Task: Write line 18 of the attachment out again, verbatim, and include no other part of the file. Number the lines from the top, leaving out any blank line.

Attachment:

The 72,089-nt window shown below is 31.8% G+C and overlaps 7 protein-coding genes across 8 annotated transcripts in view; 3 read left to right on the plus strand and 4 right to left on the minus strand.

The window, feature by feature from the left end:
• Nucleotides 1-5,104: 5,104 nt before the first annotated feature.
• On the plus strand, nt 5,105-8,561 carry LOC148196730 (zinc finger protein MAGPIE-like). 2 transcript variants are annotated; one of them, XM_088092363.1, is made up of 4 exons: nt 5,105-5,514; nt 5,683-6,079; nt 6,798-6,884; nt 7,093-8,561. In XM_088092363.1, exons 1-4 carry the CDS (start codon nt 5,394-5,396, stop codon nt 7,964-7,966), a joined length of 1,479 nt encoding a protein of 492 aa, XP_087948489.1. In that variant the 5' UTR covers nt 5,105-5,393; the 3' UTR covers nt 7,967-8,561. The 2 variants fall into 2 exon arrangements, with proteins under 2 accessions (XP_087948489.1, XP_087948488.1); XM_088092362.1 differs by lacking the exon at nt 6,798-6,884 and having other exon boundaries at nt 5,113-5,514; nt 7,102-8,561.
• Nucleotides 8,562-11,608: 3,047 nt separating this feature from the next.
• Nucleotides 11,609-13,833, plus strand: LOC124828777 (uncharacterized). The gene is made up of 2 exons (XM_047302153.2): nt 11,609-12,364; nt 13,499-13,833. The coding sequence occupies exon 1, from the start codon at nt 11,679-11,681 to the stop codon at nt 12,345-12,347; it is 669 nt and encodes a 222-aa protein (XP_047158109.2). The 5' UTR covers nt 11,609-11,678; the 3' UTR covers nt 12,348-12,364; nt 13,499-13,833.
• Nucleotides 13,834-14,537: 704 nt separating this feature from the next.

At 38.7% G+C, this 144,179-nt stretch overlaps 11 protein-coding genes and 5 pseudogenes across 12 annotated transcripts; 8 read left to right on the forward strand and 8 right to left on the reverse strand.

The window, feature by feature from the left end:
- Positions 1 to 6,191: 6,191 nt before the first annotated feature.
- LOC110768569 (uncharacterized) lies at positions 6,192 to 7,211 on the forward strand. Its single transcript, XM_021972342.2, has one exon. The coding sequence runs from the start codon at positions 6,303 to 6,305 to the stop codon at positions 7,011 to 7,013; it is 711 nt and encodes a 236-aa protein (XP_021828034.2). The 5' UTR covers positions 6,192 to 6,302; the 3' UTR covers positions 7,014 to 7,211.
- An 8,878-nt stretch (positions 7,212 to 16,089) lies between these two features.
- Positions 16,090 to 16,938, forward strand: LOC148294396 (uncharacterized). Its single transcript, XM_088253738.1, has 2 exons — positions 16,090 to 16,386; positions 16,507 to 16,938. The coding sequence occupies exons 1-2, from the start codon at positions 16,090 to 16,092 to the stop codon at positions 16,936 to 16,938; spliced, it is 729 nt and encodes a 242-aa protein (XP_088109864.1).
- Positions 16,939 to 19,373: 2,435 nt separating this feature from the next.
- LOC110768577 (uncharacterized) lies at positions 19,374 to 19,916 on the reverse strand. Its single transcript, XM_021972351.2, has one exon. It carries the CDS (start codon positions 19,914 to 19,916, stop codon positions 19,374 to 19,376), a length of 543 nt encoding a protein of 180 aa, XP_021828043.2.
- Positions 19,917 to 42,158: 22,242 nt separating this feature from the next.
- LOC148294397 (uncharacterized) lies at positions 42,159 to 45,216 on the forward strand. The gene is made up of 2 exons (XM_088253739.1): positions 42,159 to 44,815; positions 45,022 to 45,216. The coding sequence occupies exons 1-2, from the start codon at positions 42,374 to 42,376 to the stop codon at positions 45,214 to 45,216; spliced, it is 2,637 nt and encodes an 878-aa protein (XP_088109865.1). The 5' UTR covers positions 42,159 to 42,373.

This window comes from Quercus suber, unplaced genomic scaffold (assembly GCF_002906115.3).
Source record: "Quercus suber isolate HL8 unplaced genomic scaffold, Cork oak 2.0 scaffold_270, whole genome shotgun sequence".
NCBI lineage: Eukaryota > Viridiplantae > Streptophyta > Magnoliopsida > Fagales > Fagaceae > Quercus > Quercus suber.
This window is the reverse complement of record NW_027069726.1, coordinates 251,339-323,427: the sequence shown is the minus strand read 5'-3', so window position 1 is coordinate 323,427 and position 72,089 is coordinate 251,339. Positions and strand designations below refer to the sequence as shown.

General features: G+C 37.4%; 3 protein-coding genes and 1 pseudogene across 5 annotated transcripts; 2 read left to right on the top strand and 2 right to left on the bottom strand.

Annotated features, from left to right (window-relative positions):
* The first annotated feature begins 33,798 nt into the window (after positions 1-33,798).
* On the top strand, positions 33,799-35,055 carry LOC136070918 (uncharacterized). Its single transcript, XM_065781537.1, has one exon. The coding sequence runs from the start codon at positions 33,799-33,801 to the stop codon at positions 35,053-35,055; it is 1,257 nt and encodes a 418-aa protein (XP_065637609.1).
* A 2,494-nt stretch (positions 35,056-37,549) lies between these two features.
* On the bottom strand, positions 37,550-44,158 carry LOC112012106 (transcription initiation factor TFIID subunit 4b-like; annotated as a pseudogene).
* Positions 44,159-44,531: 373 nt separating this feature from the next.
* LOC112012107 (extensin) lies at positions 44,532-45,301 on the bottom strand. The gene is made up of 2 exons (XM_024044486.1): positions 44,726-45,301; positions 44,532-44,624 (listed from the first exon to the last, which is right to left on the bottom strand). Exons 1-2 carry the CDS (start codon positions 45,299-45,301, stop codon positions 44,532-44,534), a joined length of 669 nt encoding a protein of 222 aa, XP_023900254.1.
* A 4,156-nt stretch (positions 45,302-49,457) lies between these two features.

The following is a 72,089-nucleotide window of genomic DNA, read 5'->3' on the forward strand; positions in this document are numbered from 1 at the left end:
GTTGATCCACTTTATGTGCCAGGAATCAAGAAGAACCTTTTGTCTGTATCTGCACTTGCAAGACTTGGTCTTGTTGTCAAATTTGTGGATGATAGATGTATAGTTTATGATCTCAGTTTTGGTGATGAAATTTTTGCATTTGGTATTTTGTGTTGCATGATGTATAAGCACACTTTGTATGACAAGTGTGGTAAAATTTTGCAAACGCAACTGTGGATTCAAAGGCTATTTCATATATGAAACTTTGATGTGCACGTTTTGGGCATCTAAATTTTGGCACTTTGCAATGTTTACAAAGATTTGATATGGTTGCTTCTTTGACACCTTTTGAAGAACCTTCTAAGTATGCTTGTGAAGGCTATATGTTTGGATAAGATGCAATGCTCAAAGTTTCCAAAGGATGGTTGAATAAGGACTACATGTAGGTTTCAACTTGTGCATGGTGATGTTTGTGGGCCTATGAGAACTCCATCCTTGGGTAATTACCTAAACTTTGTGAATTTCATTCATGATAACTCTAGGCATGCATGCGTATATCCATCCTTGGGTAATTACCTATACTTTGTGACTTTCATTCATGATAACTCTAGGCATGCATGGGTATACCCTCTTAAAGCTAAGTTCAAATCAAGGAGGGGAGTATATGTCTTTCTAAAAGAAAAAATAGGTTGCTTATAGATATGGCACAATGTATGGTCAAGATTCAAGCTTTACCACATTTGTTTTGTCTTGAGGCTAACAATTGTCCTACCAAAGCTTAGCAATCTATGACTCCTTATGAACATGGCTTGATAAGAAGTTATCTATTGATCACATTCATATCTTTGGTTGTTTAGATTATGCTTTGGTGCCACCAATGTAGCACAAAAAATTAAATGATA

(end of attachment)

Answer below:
This window comes from Quercus suber, unplaced genomic scaffold (assembly GCF_002906115.3).